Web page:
The FCC sits at the center of this transformation, writing the rules: You no longer have to provide time for public affairs programs. You may or may not, depending on the situation, own a newspaper and a television station in the same market. You may take your cellular telephone number to a different service provider. You may or may not charge additional Internet access fees. You may not have a "wardrobe malfunction" during a Super Bowl broadcast. You may or may not own more than X stations in the same city. And of course there are exceptions, worth huge money. Just ask the Tribune Company, which got a waiver to own the Los Angeles Times and a TV station in the same market. That waiver is now being challenged. Changing the rules would allow a company to own at the same time one of Seattle's newspapers and one or more TV channels; that would dramatically alter the competitive balance between our two newspapers. Martin seems to want to put that last rule on the fast track for change.

Almost as if to disguise the big-money drama, the FCC conducts itself in the most boring way possible, giving notices of desires to do something, studies of a desire to do something, first hearings on whether, second hearings on – still awake? And yet the agency is followed intensely by a group of Washington, D.C., lawyers who specialize in the arcana. Martin himself represents this tribe as an alumnus of the law firm Wiley, Rein & Fielding. Martin, 40, may look really young but he has a history with the agency, once serving as an advisor to a commissioner. A similar path was followed by Martin's predecessor as chairman, Michael Powell, the son of Colin Powell.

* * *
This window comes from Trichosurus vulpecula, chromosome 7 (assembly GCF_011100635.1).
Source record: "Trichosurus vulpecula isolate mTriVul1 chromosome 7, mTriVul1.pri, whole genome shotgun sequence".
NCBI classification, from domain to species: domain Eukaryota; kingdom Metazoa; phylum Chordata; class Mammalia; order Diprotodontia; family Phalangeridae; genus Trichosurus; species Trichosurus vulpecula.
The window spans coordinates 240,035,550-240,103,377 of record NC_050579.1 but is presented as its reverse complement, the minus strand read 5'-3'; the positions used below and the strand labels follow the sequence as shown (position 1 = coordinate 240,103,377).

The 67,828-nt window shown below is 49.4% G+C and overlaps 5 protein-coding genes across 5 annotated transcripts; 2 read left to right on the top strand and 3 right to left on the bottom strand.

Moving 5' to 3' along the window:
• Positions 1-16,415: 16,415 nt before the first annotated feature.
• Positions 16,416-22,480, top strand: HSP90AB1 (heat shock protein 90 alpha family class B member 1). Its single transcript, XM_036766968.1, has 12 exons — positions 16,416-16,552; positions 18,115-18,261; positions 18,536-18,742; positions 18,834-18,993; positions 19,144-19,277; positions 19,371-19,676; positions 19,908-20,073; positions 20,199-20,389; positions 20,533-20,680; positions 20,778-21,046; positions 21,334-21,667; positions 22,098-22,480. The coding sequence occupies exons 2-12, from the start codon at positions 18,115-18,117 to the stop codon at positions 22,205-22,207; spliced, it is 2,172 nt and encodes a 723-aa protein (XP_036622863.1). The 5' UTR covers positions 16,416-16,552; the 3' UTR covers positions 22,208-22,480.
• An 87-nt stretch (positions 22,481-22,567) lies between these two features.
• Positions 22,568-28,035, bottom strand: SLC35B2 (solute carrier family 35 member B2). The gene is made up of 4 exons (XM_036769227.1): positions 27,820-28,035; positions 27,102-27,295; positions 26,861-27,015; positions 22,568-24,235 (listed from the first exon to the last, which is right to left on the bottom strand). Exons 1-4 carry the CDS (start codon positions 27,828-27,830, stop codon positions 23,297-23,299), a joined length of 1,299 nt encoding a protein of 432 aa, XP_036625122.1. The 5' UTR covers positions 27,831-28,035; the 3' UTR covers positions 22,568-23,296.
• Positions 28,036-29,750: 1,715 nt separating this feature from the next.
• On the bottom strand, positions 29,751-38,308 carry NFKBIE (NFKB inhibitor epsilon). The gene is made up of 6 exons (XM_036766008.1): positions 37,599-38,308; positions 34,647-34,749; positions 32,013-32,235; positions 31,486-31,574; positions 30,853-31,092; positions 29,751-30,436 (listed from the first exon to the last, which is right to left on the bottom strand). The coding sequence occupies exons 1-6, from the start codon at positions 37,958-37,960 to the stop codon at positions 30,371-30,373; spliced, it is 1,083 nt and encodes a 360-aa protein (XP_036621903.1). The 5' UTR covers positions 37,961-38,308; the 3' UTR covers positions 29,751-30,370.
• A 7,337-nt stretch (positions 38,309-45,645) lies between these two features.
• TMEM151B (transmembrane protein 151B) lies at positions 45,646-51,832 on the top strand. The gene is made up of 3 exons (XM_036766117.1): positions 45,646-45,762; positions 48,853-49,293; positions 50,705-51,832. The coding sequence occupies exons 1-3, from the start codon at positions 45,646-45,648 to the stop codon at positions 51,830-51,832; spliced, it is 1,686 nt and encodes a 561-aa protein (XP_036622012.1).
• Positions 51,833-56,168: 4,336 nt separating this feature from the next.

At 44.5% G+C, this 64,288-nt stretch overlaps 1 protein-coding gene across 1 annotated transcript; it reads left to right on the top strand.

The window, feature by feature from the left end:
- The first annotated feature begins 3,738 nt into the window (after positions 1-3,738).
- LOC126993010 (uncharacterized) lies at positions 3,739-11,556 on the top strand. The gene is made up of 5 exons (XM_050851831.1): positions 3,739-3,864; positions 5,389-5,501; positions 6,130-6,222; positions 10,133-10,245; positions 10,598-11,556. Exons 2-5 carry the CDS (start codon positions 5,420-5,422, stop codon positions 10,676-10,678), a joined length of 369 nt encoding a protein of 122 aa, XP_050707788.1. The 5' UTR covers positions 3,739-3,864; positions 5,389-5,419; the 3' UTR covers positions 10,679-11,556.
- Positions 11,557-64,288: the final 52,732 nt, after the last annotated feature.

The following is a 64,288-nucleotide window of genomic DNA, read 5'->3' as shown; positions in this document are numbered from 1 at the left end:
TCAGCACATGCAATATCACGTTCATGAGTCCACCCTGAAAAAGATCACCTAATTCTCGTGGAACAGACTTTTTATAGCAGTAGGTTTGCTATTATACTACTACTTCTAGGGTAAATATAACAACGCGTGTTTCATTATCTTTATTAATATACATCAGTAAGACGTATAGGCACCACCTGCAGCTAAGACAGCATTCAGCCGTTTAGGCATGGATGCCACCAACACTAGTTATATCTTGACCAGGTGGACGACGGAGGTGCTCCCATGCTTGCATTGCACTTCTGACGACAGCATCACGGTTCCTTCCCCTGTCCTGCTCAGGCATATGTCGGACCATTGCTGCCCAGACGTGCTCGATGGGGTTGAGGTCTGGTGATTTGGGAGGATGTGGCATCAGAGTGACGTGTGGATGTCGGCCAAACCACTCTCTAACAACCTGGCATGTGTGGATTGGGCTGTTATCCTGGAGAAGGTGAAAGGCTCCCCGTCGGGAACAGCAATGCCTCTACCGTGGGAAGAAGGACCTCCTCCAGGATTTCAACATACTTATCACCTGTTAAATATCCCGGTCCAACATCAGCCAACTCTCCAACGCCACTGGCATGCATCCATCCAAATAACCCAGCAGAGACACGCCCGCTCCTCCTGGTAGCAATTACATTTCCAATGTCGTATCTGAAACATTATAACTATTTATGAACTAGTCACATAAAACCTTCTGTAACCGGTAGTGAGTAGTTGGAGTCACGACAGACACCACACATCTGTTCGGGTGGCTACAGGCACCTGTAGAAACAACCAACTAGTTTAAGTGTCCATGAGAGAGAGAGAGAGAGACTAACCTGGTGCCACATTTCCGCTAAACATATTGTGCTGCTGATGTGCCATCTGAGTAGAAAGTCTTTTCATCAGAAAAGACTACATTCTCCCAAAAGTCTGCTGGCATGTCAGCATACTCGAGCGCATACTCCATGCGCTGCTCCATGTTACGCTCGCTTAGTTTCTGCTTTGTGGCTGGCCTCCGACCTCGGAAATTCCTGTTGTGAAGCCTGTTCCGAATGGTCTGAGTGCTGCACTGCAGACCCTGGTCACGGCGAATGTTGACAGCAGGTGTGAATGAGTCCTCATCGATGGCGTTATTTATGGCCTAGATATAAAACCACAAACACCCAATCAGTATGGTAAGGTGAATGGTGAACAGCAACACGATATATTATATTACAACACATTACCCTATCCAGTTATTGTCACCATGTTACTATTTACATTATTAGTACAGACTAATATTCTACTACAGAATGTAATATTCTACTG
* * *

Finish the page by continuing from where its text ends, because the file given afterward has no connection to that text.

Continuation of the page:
The commission is not a place for bomb-throwers. It's a place for five insiders who get invited to speak to industry conferences. The public can't name a single member.

Hearings do attract regular citizens who complain about the price of cable TV, the blanderization of broadcast radio, the obstacles faced by low-power radio, the menace of Rupert Murdoch or some other corporate leader gobbling up media outlets.

The topic is so big it makes your head hurt, which is why the game is controlled by big companies and their very talented lawyers.

Once in a while, the FCC pushes forward a change that clearly serves the public, like "number portability," allowing you to move your cell phone number to a different provider. But too often the battles just seem like big companies battling even bigger companies, or one huge powerful interest butting another.

So on behalf of we, the people, where do we start? More independent voices? Yes. Fewer barriers for others to start broadcasting? Preserve Democracy? You bet. Cheaper cable? Yes. And fewer reality-TV shows? Start with that.


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About the Authors & Contributors

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O. Casey Corr

O. Casey Corr is a Seattle native, author and marketing communications consultant.